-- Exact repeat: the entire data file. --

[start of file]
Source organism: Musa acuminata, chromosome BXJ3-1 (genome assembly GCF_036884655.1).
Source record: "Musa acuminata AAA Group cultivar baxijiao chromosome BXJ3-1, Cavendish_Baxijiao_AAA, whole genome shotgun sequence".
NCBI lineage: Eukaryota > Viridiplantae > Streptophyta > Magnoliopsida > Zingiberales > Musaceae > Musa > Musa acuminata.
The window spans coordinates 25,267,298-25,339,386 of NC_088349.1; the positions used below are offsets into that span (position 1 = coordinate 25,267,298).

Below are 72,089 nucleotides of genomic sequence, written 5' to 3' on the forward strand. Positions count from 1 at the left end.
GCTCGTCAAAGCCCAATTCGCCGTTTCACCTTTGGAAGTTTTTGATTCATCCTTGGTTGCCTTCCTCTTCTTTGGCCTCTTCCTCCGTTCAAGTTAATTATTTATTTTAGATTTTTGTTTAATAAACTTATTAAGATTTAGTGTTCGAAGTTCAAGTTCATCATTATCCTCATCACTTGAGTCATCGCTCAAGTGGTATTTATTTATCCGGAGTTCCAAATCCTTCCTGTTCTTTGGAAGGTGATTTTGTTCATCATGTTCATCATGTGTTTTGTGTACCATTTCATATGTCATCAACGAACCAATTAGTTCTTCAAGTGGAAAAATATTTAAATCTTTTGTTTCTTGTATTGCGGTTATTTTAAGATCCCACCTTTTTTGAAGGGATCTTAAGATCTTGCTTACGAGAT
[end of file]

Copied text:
Source organism: Musa acuminata, chromosome BXJ3-1 (genome assembly GCF_036884655.1).
Source record: "Musa acuminata AAA Group cultivar baxijiao chromosome BXJ3-1, Cavendish_Baxijiao_AAA, whole genome shotgun sequence".
NCBI lineage: Eukaryota > Viridiplantae > Streptophyta > Magnoliopsida > Zingiberales > Musaceae > Musa > Musa acuminata.
The window spans coordinates 25,267,298-25,339,386 of NC_088349.1; the positions used below are offsets into that span (position 1 = coordinate 25,267,298).

Below are 72,089 nucleotides of genomic sequence, written 5' to 3' on the forward strand. Positions count from 1 at the left end.
GCTCGTCAAAGCCCAATTCGCCGTTTCACCTTTGGAAGTTTTTGATTCATCCTTGGTTGCCTTCCTCTTCTTTGGCCTCTTCCTCCGTTCAAGTTAATTATTTATTTTAGATTTTTGTTTAATAAACTTATTAAGATTTAGTGTTCGAAGTTCAAGTTCATCATTATCCTCATCACTTGAGTCATCGCTCAAGTGGTATTTATTTATCCGGAGTTCCAAATCCTTCCTGTTCTTTGGAAGGTGATTTTGTTCATCATGTTCATCATGTGTTTTGTGTACCATTTCATATGTCATCAACGAACCAATTAGTTCTTCAAGTGGAAAAATATTTAAATCTTTTGTTTCTTGTATTGCGGTTATTTTAAGATCCCACCTTTTTTGAAGGGATCTTAAGATCTTGCTTACGAGAT